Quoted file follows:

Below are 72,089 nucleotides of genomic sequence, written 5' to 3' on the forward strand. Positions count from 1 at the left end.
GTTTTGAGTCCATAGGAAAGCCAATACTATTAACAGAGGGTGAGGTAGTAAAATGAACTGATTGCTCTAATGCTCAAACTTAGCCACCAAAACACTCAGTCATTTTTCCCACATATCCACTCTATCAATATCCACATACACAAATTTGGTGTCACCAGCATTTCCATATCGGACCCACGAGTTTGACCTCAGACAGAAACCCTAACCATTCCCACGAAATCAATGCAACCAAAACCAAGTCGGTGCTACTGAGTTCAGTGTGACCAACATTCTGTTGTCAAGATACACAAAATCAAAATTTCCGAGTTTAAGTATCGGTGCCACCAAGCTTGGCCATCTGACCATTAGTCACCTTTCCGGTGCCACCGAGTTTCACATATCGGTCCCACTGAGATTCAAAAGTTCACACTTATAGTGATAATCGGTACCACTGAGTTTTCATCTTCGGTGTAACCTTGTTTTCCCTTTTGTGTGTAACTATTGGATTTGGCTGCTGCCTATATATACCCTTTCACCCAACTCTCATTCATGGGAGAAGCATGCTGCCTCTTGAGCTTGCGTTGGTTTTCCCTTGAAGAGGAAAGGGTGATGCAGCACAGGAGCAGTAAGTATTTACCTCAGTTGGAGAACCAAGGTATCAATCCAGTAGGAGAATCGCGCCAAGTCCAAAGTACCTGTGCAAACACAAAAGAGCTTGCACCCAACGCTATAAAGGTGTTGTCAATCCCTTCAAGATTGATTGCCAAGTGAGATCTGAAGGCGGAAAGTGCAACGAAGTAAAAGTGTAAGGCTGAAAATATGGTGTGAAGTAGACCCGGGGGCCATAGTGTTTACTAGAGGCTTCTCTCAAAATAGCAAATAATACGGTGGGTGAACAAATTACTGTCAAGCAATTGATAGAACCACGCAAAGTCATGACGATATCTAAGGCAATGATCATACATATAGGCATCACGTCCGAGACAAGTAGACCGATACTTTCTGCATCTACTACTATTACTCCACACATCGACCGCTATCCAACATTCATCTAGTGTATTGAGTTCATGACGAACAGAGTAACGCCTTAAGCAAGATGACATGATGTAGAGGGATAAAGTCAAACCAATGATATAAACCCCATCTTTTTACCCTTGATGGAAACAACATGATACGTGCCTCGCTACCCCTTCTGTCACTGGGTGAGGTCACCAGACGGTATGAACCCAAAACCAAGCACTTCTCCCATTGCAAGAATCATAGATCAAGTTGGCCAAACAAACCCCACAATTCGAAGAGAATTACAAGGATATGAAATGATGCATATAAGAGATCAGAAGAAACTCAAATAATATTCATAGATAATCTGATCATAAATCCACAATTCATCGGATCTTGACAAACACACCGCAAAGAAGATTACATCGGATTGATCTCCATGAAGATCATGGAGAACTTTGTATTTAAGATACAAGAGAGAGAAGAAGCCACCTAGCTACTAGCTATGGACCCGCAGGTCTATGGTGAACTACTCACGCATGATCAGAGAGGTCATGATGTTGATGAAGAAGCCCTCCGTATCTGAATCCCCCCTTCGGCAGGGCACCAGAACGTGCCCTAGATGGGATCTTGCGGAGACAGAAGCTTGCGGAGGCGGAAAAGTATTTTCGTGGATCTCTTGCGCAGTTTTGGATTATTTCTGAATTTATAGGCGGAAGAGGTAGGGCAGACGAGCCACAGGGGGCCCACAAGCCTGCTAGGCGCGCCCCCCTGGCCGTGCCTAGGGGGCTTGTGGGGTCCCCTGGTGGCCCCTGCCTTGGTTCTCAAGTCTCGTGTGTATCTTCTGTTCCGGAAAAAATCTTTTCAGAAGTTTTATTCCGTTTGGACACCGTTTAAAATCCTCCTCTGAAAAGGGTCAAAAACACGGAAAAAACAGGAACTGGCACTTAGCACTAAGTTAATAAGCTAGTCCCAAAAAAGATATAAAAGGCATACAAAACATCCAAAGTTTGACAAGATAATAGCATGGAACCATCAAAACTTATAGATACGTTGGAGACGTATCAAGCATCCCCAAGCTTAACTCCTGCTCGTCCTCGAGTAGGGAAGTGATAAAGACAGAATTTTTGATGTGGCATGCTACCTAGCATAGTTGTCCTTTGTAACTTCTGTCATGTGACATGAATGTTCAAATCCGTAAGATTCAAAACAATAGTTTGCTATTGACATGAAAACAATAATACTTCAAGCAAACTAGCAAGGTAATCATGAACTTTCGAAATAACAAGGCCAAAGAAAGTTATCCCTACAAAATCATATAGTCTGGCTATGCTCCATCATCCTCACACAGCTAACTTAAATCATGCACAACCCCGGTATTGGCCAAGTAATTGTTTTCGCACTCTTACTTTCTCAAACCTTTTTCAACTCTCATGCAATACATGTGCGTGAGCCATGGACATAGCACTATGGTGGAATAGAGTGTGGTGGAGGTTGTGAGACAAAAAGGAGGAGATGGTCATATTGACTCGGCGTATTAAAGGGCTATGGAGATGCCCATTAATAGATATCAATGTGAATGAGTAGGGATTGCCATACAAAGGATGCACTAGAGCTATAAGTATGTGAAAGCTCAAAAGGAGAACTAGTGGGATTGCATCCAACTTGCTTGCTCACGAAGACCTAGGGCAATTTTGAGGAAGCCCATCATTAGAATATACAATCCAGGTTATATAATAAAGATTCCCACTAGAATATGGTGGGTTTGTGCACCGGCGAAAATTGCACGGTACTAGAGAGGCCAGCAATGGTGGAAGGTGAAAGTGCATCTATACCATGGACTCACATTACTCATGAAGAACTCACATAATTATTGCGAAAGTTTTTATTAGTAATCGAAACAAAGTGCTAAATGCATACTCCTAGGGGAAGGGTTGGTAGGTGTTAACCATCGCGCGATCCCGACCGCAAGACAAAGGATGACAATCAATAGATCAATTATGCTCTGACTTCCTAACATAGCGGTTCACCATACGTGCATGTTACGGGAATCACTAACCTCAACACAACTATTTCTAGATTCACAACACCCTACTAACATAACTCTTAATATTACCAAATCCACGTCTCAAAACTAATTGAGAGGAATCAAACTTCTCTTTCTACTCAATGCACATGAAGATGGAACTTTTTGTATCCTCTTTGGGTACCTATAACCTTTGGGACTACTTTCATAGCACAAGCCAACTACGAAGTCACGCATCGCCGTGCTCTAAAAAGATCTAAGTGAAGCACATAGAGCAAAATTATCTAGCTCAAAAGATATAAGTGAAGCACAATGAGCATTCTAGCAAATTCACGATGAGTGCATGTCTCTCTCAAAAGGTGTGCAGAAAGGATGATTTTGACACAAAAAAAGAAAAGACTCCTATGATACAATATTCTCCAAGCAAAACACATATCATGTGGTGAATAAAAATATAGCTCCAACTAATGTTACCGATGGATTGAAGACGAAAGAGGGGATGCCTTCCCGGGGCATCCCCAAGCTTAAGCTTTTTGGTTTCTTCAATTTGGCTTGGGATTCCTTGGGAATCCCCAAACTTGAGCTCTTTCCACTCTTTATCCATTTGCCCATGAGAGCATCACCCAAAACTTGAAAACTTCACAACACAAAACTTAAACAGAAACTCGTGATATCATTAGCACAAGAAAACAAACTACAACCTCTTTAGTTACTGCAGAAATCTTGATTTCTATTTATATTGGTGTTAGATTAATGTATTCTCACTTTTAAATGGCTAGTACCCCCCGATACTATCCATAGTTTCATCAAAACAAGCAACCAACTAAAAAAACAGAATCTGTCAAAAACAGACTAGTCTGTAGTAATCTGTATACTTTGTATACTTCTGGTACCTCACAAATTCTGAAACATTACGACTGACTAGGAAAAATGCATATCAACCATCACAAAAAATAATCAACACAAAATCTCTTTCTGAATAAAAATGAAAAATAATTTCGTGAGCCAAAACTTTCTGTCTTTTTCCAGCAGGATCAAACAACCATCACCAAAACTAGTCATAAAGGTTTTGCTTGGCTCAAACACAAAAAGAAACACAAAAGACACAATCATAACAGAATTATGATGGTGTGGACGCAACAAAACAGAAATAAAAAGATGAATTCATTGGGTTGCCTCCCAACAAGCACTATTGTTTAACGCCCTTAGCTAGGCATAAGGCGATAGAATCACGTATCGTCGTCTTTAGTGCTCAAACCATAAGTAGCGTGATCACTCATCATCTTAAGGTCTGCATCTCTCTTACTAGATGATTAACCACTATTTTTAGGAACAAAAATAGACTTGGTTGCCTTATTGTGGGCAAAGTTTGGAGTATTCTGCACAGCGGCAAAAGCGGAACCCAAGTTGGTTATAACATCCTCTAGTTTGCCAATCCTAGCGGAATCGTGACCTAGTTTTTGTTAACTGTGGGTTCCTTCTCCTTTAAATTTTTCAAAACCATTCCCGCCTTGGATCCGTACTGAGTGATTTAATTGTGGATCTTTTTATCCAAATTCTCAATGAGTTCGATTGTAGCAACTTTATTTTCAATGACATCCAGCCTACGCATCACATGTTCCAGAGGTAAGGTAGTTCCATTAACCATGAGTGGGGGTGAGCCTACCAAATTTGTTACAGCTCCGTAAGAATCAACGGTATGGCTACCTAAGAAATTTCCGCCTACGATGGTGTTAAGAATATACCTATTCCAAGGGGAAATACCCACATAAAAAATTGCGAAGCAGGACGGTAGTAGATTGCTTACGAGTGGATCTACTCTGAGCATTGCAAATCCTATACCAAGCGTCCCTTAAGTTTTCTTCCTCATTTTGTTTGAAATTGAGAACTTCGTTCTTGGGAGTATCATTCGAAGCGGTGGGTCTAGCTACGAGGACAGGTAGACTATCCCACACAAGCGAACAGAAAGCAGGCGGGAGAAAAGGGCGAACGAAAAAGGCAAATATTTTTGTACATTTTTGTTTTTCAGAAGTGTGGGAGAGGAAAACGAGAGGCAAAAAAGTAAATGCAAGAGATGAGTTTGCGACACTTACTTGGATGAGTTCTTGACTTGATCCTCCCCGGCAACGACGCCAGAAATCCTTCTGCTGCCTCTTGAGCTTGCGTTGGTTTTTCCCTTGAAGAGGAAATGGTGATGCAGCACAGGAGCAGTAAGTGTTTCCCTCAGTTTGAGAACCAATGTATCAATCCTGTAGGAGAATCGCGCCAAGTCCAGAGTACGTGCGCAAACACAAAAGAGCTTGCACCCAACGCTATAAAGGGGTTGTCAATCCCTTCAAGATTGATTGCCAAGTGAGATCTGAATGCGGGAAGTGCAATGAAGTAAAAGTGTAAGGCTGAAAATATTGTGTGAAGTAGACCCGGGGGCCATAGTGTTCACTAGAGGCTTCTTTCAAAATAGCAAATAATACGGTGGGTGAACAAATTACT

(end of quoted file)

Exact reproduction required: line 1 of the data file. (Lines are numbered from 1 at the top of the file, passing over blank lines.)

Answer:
Below are 72,089 nucleotides of genomic sequence, written 5' to 3' on the forward strand. Positions count from 1 at the left end.